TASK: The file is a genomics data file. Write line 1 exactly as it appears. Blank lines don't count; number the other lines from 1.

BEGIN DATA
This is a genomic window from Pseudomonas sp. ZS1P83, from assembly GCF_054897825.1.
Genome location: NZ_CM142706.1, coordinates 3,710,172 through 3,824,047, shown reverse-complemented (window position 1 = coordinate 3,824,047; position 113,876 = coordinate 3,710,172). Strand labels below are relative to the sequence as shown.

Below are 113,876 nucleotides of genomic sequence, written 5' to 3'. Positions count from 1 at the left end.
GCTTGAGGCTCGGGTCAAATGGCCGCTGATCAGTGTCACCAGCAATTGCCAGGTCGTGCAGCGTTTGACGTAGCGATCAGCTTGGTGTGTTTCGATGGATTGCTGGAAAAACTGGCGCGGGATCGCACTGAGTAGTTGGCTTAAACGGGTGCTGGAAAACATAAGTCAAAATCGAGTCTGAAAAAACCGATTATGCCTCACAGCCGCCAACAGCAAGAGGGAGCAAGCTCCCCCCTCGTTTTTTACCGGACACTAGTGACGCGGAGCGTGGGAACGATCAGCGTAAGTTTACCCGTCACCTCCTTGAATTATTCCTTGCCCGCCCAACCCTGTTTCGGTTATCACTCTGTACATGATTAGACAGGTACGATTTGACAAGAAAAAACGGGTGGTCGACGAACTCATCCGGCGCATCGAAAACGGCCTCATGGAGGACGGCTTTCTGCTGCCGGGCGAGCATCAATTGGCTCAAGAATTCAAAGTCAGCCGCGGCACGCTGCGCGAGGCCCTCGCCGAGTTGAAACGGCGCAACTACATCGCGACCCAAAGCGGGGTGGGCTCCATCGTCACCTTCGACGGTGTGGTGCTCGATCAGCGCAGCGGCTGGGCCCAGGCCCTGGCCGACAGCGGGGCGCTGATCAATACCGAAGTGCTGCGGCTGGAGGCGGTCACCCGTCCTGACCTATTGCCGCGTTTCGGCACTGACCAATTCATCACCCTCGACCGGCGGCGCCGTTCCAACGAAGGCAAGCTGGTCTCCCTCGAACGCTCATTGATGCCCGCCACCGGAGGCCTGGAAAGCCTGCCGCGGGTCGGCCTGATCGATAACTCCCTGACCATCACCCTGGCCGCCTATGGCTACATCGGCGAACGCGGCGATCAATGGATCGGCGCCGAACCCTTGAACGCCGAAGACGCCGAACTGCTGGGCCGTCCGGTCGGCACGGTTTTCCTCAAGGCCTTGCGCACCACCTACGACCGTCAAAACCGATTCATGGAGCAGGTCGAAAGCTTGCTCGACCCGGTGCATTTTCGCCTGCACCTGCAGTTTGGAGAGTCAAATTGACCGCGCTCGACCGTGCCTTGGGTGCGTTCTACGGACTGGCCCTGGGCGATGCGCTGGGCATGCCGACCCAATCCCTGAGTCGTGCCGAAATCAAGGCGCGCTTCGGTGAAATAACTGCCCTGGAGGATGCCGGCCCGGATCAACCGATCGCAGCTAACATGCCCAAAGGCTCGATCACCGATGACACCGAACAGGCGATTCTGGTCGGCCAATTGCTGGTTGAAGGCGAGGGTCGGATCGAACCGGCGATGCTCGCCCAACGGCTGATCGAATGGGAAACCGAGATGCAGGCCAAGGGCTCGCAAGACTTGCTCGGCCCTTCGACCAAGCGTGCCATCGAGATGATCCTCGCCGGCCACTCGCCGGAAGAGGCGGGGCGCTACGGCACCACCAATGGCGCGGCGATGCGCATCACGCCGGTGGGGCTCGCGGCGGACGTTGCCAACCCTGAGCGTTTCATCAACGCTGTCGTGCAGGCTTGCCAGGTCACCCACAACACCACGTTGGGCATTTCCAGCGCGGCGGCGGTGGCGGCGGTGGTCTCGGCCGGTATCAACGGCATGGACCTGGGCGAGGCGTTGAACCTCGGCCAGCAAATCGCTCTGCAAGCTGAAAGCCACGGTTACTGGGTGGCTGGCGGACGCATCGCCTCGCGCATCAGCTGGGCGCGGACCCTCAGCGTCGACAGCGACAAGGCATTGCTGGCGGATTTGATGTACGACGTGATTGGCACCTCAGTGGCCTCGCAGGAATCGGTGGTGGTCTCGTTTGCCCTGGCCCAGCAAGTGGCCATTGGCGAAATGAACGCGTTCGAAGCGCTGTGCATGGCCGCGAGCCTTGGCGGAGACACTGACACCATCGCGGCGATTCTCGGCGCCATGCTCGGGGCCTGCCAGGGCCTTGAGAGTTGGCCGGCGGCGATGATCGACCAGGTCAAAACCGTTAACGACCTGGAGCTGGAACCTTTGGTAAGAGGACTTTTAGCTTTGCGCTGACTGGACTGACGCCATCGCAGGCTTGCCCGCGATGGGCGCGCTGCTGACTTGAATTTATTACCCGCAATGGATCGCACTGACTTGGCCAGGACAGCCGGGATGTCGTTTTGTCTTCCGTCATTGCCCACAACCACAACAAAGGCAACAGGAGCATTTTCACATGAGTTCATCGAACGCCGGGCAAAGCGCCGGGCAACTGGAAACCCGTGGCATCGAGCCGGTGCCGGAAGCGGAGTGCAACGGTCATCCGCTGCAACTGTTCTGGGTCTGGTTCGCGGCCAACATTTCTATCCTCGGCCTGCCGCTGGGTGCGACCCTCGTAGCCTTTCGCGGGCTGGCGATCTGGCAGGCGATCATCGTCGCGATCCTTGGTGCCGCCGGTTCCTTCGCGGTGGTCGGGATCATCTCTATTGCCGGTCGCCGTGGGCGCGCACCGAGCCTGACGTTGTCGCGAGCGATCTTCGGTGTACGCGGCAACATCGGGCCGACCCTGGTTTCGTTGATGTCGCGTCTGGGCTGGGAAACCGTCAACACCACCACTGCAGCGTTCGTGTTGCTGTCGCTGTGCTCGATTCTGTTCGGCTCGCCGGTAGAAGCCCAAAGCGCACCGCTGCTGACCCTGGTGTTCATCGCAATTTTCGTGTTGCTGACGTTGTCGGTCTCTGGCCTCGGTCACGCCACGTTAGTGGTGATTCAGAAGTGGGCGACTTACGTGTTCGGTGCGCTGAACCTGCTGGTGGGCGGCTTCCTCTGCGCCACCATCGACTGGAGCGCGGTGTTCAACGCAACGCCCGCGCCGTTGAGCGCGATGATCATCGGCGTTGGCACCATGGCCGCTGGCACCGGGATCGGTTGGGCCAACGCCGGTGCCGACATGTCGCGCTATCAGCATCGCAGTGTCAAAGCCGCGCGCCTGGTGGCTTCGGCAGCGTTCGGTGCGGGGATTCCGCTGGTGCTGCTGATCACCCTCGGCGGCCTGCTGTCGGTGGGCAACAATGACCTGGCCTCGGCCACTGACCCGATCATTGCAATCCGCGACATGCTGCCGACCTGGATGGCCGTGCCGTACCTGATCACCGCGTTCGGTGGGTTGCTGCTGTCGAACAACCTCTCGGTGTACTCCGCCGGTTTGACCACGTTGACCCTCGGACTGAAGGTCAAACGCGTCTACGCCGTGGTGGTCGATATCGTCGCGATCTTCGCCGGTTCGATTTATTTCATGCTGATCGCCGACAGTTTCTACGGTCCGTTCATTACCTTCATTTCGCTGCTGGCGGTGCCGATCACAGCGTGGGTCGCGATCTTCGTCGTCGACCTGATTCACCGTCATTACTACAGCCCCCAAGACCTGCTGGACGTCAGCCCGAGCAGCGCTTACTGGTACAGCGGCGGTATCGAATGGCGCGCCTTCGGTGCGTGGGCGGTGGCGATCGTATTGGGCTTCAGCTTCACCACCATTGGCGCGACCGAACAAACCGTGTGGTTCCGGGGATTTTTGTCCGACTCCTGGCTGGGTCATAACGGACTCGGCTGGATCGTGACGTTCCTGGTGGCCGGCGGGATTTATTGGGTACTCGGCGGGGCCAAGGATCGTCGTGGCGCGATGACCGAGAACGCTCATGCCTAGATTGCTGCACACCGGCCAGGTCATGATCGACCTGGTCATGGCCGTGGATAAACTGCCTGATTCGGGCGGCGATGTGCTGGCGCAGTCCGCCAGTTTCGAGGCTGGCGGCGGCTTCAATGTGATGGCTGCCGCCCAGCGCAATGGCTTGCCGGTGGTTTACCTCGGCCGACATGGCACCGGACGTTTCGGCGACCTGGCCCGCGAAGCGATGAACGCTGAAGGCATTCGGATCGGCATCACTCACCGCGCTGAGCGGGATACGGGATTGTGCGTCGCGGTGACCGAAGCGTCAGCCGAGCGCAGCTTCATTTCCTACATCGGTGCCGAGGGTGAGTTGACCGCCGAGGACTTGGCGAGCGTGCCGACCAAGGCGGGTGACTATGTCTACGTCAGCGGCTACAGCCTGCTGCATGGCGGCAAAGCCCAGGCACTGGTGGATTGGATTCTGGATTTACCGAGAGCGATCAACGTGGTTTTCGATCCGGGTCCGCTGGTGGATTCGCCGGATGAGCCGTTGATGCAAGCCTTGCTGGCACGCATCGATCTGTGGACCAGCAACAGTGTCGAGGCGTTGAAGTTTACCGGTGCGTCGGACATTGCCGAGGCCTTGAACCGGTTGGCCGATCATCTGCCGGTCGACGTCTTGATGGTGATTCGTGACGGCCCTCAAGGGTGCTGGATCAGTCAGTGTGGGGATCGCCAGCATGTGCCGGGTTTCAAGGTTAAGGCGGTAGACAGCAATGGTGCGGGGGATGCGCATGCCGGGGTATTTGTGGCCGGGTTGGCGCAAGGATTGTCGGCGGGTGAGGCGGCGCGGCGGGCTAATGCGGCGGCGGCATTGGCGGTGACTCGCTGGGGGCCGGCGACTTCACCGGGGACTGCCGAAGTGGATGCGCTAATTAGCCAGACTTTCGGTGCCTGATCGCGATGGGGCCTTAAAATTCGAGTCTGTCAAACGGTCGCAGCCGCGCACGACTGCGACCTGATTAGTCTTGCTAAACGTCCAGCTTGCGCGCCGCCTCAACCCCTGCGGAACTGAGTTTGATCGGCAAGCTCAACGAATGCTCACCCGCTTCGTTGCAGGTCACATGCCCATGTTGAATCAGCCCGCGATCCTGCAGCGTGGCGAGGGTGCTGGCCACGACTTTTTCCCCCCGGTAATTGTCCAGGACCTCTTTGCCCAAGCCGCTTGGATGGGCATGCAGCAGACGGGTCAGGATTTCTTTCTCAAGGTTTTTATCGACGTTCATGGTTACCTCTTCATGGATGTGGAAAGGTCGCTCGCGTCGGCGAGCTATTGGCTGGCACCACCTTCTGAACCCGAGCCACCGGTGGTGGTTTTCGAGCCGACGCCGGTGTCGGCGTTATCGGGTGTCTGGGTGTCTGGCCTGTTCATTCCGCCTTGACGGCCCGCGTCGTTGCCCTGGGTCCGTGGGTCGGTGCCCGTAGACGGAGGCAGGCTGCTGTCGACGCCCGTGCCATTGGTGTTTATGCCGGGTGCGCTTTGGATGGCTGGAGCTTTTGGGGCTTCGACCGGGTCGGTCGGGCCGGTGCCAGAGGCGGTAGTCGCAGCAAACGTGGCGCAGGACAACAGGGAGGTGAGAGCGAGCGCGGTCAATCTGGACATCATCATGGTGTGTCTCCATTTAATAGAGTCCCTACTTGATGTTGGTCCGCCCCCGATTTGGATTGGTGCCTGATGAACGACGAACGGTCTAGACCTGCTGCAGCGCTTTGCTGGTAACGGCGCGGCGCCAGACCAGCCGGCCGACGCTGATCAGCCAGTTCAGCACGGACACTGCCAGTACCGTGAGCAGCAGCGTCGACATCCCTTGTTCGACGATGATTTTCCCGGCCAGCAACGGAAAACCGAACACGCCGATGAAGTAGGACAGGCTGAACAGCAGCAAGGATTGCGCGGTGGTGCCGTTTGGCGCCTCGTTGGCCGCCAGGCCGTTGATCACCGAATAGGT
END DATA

This is a genomic window from Pseudomonas sp. ZS1P83, from assembly GCF_054897825.1.